Conservative Management accounting and financial accounting
According to Cullen & Whelan (2001, p.2), mainstream literature into management accounting and financial accounting targeting environment management assumes that the main objective of EMA is improved decision making, which integrates economic and environmental outcomes at the corporate or organization level. This assumption is based on the suggestion that pollution is perceived as inefficiency both in terms of wasted resources (energy emissions, scrapped products and others) and activities that an organization undertakes in order to dispose off discharges and waste. In this case, EMA looks like a simple extension of the conventional management and financial accounting, whereby managers identify and encourage the use of tools and resources that improves the performance of the organization without impacting harshly on the environment (Cullen & Whelan 2001, p.4). According to UNDSD (2001, p.2), such an approach is tantamount to “simply doing a better job at comprehensive management accounting, while dressed in an environmental hat.”
According to Cullen & Whelan (2001, p. 20, the narrow perspective of the conservative EMA approach is based on the belief that an increased efficient and effective use of resources and the consequent reduction of flow-on pipe operations will positively affect the bottom line of the acting organization (Henrique’s & Richardson 2004, p. 123). Accordingly, the report by the UNDSD proposes a more inclusive approach whereby, management accounting and financial accounting includes the environmental costs generated by the organization.
A more inclusive approach would involve the physical flow accounting and monetary accounting in order to recognize that the environment has an undeniable impact on the economic situations of organizations and that the company activities affect the environment too. The latter would however be done in a corporate perspective precisely for use in accounting through fates and flow of energy, material and water uses at an organizational level (Buritt et al 2002, p. 21; UNDSD 2001, p4; Gray & Bobbington 2002, p. 111).
According to Cullen & Whelan (2001, p.2), conventional management accounting and financial accounting covers the environmental impacts. EMA on the other hand, uncovers such and in the process improves that quality of information provided by management accountants to the organization managers. This in turn means that the managers are able to emphasize cost efficiency, liability reduction and compliance during their decision making (Parker 2000, p. 50). This opinion is however not shared by Ditz et al (1995, p. 110) who argues that including environmental costs in management and financial accounting will only lead to more distortions in the conventional management especially during the allocation of environment-related overhead costs. Of special consideration are areas such are manufacturing input choices, product mix, pollution abatement and pollution control.
The adoption of EMA by organizations according to Gray & Bebbington (2001, p. 50) however has the capacity to encourage innovation as organizations seek more cost-friendly means of reducing their environmental liabilities. According to Parker (2000, p. 52), such innovation presents not only a strategic competitive benefit to organizations, but could also lead to the identification of new markets and business opportunities. Burritt et al (2002, p. 40) on the other hand states that the inclusion of monetary and physical environmental aspects in management and financial accounting will provide managers with the support appropriate when making the strategic decisions necessary to move the firm to better economic performance.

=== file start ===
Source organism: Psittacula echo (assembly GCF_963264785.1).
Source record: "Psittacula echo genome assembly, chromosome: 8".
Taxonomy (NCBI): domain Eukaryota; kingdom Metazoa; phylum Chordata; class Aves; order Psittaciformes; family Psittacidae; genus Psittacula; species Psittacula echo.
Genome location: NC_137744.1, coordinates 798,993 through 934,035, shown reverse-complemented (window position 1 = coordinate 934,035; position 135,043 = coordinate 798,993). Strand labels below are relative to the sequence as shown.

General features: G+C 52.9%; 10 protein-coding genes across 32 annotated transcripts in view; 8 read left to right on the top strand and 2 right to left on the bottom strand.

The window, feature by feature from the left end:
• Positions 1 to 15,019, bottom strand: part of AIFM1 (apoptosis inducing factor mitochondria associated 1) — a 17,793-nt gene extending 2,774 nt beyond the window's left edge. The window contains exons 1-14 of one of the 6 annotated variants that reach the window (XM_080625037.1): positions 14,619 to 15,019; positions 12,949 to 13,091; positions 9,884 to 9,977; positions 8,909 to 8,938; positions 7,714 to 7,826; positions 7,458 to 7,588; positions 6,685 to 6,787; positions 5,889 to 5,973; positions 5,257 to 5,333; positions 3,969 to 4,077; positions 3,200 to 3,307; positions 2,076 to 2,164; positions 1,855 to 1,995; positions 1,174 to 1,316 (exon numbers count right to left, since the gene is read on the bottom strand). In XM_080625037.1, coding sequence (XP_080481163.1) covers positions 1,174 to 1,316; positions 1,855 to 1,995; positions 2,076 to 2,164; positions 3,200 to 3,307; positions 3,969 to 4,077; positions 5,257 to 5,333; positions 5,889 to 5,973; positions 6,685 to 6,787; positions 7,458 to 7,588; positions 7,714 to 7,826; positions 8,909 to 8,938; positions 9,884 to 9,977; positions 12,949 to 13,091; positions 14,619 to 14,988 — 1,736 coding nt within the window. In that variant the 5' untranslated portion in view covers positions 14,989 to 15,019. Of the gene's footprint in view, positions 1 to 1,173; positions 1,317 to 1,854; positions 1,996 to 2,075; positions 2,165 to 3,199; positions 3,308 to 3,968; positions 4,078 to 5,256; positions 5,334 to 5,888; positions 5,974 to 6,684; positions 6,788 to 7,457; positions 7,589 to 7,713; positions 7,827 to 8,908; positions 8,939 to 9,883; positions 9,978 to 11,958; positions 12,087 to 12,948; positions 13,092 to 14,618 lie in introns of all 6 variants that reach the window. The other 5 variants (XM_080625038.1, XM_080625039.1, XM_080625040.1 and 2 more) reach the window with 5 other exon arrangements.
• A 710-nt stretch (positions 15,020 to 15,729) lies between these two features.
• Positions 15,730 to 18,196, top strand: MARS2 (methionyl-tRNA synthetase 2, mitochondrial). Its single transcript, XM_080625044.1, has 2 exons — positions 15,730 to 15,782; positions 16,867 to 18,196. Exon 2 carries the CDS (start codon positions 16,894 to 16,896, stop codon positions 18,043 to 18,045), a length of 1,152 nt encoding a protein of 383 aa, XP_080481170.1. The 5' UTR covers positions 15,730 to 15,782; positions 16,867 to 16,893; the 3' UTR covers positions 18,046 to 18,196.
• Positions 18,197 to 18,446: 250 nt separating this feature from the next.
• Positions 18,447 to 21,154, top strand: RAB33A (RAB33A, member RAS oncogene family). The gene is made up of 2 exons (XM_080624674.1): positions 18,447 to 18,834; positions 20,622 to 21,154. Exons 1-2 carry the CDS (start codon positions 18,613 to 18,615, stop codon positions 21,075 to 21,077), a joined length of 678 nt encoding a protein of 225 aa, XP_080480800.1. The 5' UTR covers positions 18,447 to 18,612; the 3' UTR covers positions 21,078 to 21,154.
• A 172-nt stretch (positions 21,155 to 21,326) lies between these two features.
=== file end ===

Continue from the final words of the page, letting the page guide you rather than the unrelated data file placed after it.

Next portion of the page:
According to Bebbington & Gray (2001, p. 560), “doing more with less” is a concept that lies at the heart of the management accounting and financial accounting EMA. The concept targets eco-efficiency, which is defined by Cullen &Whelan (2001, p. 5) as the “business end of sustainable development”.
Critical management accounting and financial accounting EMA
Proponents of critical management and financial accounting state that “organizations must be willing to adopt accounting practices that recognize and accounts for man-made costs on the environment and hence should identify and allocate additional costs for use in returning the environment to its original state and the beginning of each accounting period” Cullen & Whelan 2001, p. 4). According to Gray (1992, p. 400), this is tantamount to calculating the cost of environment sustainability. Milne (1996, p. 150) however states that although such accounting would enhance awareness regarding sustainability outcomes to managers and other decision makers, it would still be hard for people (both managers and the society) to ensure that sustainability is attained.
Literature proposing “critical” EMA suggests that “Conservative” EMA has so much rhetoric but little is done to infuse the principles therein in conventional management and financial accounting. As such, Cullen & Whelan (2001, p. 3) observes that opponents of the latter claims that “environment remains subservient to the corporate economic agenda to the conservative EMA proponents”. One such critic is Milne (1996, p. 152) who claims that the conservative approach is conservative and hence exploitative based on the fact that the approach does not question neo-classic economic values that explain economic growth in corporate organizations and which the same corporate organizations base their agendas and interests. To this end, Milne (1996, p. 144) claims that “Conservative EMA has succeeded in putting the environment on the corporate agenda, but even in so doing, the corporate have a corporate agenda that completely ignores the environmental agenda.” These allegations give the impression that organizations pursue environmental management and financial accounting purely on an economic perspective.
As opposed to conservative EMA, “critical EMA recognizes and accounts for environment costs imposed on the larger society during the pursuit of economic agendas” (Ditz et al 2005, p. 120; Esty & Winston 2009, p. 76). This approach not only takes into consideration the profitability part of accounting, but also considers the costs incurred by the society through ecological and environmental damage. Stone (1995, p. 100) states that management and financial accounting that affects environmental policies in the organization must be based on the need to develop strategies that need present organizational needs, without jeopardizing the capacity of future generations to meet their needs.” Milne (1996, p. 152) calls such an approach the “naturalist-preservationist” since in seeks a just and evenhanded account of intra-generation and inter-generation resources.